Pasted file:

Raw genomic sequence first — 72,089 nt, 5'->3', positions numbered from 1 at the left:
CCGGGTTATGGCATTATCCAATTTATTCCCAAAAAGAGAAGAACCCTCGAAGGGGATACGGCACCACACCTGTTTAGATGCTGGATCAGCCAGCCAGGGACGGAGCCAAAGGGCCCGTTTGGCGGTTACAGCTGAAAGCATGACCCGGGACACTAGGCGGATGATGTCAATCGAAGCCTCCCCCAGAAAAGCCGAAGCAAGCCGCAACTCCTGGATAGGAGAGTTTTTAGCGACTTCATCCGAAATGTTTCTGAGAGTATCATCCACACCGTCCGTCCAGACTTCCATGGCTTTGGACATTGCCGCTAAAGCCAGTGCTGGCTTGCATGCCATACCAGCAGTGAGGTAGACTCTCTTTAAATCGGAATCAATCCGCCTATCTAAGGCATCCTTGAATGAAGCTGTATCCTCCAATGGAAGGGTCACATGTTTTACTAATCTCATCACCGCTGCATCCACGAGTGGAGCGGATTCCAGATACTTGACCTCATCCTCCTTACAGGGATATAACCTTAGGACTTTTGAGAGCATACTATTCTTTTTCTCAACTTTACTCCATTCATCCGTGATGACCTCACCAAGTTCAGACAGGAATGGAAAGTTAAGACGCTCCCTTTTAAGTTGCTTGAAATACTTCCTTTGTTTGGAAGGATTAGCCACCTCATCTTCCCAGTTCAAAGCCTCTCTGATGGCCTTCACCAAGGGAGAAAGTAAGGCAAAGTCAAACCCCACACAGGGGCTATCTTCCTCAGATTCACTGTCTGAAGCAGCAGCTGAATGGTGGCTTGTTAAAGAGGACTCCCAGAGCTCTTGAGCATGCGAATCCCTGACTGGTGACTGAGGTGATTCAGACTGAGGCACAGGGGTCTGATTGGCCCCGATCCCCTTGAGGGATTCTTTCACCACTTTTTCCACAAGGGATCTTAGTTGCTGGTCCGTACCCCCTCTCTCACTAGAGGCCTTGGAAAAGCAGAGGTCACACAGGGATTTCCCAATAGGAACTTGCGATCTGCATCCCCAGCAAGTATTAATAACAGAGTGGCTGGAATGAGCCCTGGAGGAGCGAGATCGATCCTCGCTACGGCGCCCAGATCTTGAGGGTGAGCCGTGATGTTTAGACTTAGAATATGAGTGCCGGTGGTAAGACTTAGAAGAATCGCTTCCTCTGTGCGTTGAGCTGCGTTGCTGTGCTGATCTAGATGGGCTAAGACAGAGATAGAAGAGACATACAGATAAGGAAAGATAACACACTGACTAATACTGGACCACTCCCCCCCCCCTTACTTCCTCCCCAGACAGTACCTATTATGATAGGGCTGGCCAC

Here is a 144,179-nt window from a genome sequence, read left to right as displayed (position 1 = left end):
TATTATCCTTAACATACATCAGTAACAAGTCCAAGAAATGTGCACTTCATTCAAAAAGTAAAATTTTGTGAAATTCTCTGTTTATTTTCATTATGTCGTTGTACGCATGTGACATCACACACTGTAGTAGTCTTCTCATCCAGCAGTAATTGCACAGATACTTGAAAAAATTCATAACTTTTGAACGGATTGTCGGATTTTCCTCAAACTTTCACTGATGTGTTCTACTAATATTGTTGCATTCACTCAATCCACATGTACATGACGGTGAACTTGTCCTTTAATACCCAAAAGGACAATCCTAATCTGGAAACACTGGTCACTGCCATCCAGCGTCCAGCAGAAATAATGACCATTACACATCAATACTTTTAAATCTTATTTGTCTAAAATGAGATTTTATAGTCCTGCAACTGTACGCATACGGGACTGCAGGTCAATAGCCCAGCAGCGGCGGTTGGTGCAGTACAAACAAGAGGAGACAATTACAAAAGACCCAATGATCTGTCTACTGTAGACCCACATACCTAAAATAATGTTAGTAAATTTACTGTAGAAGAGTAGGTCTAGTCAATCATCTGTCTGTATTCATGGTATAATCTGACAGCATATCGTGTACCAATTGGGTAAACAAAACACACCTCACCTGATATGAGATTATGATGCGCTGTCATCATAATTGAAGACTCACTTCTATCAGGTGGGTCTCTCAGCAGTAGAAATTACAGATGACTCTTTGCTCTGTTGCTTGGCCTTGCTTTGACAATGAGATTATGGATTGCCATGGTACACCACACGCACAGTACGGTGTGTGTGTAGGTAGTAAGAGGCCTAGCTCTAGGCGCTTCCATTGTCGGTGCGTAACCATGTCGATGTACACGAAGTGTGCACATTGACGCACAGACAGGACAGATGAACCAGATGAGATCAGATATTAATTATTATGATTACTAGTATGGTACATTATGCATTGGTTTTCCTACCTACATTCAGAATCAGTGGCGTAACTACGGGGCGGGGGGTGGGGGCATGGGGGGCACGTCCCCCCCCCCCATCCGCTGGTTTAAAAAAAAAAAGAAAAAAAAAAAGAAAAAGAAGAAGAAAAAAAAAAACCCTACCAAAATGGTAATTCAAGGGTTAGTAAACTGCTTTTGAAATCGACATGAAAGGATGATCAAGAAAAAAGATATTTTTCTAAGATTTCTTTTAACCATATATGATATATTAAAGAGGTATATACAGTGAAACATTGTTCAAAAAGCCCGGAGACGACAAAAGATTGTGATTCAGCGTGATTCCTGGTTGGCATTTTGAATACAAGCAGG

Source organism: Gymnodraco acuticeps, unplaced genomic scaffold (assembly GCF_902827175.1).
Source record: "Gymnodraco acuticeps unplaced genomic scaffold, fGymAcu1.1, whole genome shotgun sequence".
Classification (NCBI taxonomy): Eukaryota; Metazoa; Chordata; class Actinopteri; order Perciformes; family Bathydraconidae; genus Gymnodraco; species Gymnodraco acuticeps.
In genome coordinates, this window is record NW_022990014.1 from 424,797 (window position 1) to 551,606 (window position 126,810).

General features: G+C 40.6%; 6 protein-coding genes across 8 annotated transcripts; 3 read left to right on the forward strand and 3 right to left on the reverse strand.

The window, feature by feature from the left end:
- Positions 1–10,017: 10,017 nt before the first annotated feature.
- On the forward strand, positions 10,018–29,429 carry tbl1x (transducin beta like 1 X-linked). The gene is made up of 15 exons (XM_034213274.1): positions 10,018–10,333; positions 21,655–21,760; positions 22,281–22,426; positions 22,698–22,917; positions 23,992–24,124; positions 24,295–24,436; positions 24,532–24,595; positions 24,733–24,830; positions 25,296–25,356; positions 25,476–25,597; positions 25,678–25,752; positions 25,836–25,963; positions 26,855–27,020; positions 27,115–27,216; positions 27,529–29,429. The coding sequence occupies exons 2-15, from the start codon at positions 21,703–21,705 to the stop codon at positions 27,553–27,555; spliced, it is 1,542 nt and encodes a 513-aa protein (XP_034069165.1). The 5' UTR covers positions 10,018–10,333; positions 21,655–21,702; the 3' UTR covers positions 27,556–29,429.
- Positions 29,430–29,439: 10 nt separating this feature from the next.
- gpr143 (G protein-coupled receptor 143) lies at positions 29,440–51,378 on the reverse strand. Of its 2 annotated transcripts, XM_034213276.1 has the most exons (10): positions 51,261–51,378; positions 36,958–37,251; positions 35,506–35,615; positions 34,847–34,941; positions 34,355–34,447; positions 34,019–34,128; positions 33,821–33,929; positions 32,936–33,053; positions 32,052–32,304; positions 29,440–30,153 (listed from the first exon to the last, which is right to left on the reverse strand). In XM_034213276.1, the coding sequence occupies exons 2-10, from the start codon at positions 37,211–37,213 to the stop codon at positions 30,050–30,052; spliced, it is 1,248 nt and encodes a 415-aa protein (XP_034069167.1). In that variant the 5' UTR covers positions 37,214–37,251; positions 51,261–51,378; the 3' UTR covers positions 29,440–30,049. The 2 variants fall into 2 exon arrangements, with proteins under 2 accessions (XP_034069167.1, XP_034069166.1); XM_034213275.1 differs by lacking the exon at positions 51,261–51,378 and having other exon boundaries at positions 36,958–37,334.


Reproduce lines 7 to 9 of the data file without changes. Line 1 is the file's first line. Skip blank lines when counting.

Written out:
Classification (NCBI taxonomy): Eukaryota; Metazoa; Chordata; class Actinopteri; order Perciformes; family Bathydraconidae; genus Gymnodraco; species Gymnodraco acuticeps.
In genome coordinates, this window is record NW_022990014.1 from 424,797 (window position 1) to 551,606 (window position 126,810).

General features: G+C 40.6%; 6 protein-coding genes across 8 annotated transcripts; 3 read left to right on the forward strand and 3 right to left on the reverse strand.